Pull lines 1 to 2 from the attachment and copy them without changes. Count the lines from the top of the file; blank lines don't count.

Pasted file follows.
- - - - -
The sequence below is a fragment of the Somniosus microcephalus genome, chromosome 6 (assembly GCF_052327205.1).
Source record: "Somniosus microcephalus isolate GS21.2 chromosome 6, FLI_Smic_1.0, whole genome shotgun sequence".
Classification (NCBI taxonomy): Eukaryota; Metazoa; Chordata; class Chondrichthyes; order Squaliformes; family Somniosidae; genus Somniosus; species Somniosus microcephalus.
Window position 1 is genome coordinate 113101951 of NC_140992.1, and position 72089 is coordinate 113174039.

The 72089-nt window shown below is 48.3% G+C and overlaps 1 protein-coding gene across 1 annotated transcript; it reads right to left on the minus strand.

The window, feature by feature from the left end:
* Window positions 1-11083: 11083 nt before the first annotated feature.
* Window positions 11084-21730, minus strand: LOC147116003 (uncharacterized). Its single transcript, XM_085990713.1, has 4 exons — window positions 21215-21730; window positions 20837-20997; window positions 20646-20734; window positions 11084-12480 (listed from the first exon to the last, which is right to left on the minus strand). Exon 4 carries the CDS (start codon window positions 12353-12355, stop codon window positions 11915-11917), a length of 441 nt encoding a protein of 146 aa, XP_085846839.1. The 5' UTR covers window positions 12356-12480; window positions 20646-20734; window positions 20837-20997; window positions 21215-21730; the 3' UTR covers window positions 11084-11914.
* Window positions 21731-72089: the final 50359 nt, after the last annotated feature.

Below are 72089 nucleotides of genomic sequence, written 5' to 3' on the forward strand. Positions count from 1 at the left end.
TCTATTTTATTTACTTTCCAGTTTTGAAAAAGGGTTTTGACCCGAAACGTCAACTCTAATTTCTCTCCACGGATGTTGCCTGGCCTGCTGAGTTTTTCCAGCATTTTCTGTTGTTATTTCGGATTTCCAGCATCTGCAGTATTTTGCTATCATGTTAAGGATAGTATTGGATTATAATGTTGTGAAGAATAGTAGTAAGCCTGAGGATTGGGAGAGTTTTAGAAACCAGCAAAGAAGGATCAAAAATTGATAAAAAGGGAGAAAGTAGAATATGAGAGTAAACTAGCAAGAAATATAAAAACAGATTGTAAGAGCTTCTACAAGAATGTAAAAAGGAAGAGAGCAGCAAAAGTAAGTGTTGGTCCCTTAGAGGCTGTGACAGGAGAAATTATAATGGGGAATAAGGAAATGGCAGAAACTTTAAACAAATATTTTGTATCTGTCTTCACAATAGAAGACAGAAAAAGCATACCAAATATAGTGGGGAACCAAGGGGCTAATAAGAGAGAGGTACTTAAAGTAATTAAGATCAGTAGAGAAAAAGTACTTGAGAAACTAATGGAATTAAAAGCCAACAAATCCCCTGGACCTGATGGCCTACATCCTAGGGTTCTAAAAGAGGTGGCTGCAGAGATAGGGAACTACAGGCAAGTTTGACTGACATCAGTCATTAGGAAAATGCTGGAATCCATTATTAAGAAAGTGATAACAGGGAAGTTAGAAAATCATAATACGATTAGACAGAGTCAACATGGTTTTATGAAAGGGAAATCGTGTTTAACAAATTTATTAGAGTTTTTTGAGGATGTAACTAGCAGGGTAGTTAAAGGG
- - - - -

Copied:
The sequence below is a fragment of the Somniosus microcephalus genome, chromosome 6 (assembly GCF_052327205.1).
Source record: "Somniosus microcephalus isolate GS21.2 chromosome 6, FLI_Smic_1.0, whole genome shotgun sequence".